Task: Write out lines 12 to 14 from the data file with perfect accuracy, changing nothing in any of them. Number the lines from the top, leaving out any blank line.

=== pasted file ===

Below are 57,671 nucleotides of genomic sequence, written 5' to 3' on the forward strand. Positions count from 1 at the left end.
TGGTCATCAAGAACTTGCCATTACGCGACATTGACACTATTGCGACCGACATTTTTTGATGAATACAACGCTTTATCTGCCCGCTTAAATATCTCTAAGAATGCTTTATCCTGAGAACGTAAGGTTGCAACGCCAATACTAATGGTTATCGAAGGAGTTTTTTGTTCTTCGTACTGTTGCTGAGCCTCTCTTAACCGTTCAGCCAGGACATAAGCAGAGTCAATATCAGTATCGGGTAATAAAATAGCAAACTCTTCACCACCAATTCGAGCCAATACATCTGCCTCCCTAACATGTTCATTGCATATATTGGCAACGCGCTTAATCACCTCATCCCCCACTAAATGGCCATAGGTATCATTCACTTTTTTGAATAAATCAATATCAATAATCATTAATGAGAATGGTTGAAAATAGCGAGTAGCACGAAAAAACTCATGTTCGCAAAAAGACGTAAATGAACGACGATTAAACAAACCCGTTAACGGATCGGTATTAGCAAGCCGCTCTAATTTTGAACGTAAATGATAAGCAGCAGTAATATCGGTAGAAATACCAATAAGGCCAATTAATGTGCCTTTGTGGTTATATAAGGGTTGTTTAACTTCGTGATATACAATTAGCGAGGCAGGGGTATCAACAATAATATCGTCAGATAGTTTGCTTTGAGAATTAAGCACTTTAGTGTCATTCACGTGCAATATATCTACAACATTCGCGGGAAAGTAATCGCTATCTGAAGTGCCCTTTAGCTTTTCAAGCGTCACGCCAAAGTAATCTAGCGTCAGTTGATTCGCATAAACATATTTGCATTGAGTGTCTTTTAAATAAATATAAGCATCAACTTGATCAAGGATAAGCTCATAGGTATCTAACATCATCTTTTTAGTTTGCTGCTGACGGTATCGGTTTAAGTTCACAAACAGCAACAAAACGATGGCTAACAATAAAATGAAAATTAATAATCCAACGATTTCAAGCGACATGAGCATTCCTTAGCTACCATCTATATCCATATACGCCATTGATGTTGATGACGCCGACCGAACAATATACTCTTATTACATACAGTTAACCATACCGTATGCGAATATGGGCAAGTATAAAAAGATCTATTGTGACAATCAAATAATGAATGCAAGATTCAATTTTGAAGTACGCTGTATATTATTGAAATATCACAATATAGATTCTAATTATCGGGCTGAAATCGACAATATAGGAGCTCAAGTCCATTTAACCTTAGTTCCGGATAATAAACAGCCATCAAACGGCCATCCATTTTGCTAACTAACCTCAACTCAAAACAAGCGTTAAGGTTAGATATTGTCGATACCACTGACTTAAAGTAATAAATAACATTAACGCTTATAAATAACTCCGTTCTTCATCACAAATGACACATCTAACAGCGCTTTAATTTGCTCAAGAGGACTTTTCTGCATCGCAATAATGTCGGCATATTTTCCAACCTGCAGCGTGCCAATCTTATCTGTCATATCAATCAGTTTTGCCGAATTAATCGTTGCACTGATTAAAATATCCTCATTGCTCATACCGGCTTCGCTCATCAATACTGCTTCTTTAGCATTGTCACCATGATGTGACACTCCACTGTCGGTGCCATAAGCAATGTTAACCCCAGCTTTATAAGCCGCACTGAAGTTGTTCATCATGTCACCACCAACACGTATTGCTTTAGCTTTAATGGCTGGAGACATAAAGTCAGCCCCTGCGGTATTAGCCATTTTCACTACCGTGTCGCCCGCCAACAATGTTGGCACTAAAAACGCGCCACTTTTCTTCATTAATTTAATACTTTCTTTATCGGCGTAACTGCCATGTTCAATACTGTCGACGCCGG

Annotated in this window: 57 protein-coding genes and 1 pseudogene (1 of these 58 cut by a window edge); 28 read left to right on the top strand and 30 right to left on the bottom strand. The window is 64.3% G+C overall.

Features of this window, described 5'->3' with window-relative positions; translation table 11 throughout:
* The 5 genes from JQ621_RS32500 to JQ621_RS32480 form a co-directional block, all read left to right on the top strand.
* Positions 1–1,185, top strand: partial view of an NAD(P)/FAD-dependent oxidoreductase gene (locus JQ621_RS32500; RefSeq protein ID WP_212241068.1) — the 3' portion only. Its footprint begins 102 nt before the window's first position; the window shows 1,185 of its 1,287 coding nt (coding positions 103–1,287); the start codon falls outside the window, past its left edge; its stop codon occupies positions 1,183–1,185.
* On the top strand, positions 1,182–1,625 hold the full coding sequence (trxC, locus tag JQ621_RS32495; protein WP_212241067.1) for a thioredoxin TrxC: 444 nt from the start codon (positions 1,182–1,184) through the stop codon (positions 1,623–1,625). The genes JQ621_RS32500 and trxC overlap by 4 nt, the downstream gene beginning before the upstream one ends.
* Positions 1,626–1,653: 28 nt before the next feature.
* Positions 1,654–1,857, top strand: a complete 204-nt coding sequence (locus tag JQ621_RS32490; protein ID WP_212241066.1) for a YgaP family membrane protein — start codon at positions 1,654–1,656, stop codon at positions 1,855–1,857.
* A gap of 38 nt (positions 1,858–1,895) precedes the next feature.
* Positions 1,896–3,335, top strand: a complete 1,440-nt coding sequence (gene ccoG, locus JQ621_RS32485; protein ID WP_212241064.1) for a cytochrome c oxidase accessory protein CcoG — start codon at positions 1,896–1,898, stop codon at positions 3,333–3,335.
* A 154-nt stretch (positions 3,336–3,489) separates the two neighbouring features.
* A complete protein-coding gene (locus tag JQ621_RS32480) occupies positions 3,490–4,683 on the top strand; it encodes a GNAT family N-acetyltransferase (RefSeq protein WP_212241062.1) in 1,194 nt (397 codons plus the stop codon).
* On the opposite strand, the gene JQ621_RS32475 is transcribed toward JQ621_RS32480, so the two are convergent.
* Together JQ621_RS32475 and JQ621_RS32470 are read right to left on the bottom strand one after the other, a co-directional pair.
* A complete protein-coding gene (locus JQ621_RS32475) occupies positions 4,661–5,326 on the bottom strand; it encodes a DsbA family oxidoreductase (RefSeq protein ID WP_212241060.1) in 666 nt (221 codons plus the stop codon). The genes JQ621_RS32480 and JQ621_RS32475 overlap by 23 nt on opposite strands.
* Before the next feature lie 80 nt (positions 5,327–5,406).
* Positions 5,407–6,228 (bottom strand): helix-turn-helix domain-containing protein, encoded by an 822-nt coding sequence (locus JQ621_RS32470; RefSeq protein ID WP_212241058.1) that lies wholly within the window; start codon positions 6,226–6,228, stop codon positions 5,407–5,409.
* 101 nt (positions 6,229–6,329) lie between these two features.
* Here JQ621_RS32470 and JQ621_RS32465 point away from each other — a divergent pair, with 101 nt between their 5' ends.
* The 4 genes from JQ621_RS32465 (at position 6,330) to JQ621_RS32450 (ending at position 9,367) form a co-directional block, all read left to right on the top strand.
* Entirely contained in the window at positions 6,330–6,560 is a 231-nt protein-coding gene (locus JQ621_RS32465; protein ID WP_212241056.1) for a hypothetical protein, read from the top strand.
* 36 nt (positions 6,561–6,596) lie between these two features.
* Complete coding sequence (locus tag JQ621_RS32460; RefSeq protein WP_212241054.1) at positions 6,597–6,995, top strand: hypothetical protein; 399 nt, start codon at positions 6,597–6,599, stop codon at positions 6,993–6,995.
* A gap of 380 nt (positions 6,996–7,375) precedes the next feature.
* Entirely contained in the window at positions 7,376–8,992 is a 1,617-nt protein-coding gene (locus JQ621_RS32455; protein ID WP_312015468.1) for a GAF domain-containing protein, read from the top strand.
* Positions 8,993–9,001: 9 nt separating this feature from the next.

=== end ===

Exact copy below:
* A 154-nt stretch (positions 3,336–3,489) separates the two neighbouring features.
* A complete protein-coding gene (locus tag JQ621_RS32480) occupies positions 3,490–4,683 on the top strand; it encodes a GNAT family N-acetyltransferase (RefSeq protein WP_212241062.1) in 1,194 nt (397 codons plus the stop codon).
* On the opposite strand, the gene JQ621_RS32475 is transcribed toward JQ621_RS32480, so the two are convergent.